An American Aristocracy? – March 2003

In trying to figure out why George W. Bush bothers me so, I may have found the answer in the book, Founding Brothers. Adams and Jefferson had years of correspondence after retirement and in discussing the differences between the U.S. and Europe they got into an argument over aristocracy. Both believed that superior people must provide leadership, but Adams leaned toward the idea that ability was inherited and Jefferson thought the cream would rise to the top in a free society regardless of inheritance. Of course, Jefferson’s view is the heart of democracy and it made this country, but in their day the ability of a common man to rise from nothing had not yet been demonstrated.

The Virginians, especially Washington, Jefferson and Madison, were of the landed aristocracy, if not so much by inheritance as by force of personality and rich wives. Washington appears to have taken on imperial airs as president, but his deeply felt sense of justice and common sense made him a true democrat. Ironic that the Boston (Adams) view is pro-aristocracy, but it makes sense: Adams was the only founding father with a son, who later became president. Both Adams’ were among the least successful presidents (both were one termers).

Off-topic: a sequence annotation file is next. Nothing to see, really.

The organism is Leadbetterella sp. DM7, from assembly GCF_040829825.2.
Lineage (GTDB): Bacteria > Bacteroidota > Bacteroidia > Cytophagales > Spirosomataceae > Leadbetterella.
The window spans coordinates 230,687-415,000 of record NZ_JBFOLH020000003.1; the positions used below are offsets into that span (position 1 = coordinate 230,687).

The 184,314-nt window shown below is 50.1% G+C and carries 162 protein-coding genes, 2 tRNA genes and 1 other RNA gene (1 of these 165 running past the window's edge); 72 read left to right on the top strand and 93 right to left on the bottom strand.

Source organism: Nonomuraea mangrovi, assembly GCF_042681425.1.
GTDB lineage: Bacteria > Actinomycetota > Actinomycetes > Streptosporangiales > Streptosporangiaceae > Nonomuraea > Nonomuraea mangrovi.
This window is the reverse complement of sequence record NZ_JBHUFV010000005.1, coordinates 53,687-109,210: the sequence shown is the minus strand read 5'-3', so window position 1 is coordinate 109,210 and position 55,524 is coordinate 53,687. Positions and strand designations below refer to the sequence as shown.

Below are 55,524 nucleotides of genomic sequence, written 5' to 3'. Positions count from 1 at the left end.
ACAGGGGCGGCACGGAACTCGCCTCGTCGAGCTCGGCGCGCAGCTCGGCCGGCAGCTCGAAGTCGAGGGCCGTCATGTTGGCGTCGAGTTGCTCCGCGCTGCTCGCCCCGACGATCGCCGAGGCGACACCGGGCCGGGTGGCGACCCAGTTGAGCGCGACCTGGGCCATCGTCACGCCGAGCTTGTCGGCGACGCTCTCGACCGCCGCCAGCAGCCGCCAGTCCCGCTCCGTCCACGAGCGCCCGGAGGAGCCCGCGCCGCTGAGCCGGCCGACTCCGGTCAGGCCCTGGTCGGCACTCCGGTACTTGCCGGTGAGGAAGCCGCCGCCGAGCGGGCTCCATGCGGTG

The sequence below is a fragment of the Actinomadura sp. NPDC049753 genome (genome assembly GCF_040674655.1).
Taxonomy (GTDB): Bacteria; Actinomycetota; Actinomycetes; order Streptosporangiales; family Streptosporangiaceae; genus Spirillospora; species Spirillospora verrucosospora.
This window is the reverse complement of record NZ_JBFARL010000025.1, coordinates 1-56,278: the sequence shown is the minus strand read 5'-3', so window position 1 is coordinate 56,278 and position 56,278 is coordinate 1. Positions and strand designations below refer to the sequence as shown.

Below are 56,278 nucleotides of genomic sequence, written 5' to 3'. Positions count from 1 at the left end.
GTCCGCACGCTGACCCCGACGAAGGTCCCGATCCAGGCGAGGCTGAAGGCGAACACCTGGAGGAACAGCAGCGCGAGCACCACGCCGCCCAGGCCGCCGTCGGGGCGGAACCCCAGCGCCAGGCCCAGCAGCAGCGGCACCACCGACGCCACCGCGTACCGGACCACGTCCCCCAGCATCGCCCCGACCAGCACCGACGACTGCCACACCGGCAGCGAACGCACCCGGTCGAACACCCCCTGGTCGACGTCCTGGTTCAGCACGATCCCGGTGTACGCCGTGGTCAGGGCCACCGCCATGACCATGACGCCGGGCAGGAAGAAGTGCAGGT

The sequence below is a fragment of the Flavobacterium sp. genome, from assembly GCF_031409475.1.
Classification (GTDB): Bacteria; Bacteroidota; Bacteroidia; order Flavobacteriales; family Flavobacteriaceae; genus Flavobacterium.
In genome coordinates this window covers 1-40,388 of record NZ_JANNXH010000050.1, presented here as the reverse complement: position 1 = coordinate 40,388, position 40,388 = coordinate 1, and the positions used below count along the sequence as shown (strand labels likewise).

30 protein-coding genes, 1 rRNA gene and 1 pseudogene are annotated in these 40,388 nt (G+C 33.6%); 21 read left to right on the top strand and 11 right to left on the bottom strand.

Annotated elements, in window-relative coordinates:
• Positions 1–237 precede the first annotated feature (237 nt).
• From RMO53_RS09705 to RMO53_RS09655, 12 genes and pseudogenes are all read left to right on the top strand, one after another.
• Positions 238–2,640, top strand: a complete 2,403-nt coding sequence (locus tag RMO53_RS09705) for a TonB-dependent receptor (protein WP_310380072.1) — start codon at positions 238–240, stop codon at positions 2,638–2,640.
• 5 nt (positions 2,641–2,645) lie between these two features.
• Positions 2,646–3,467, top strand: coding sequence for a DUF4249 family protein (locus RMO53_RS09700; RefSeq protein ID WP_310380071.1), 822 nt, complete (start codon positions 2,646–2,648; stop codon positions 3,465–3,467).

My discomfort with Bush arises out of experiences in school with those I call “WASP elites”. Some elites were smart and had a lot on the ball, but their attitude of entitlement made them ill-equipped to govern in a democracy. My partiality does not eliminate everyone. Jim Baker, a Princeton classmate, was definitely a WASP elite, Texas version. Baker, though, is different. I don’t know how he got into running campaigns, but as I recall he first emerged running Ford’s reelection, then Bush’s run in 1980. Both were defeats, Bush’s leaving his supporters with an empty feeling. He acquired the designation “wimp” out of that campaign. Despite these failures, Baker so impressed his rivals that he was invited to run Reagan’s campaign. Then as part of a triumvirate in the White House chief of staff position, he rose to the sole post, even though the other two were Reagan cronies. He then maneuvered himself out of the White House into Secretary of the Treasury in the second term, ran Bush’s successful campaign, then got State. Bush’s wife blames the second term loss on him for not taking charge of the campaign from the beginning, indirectly a huge compliment to Baker. Then Baker masterminded the stealing of the 2000 election for his old friend’s son. This is a wildly successful man whose proven ability easily overrides my objection to WASP elites.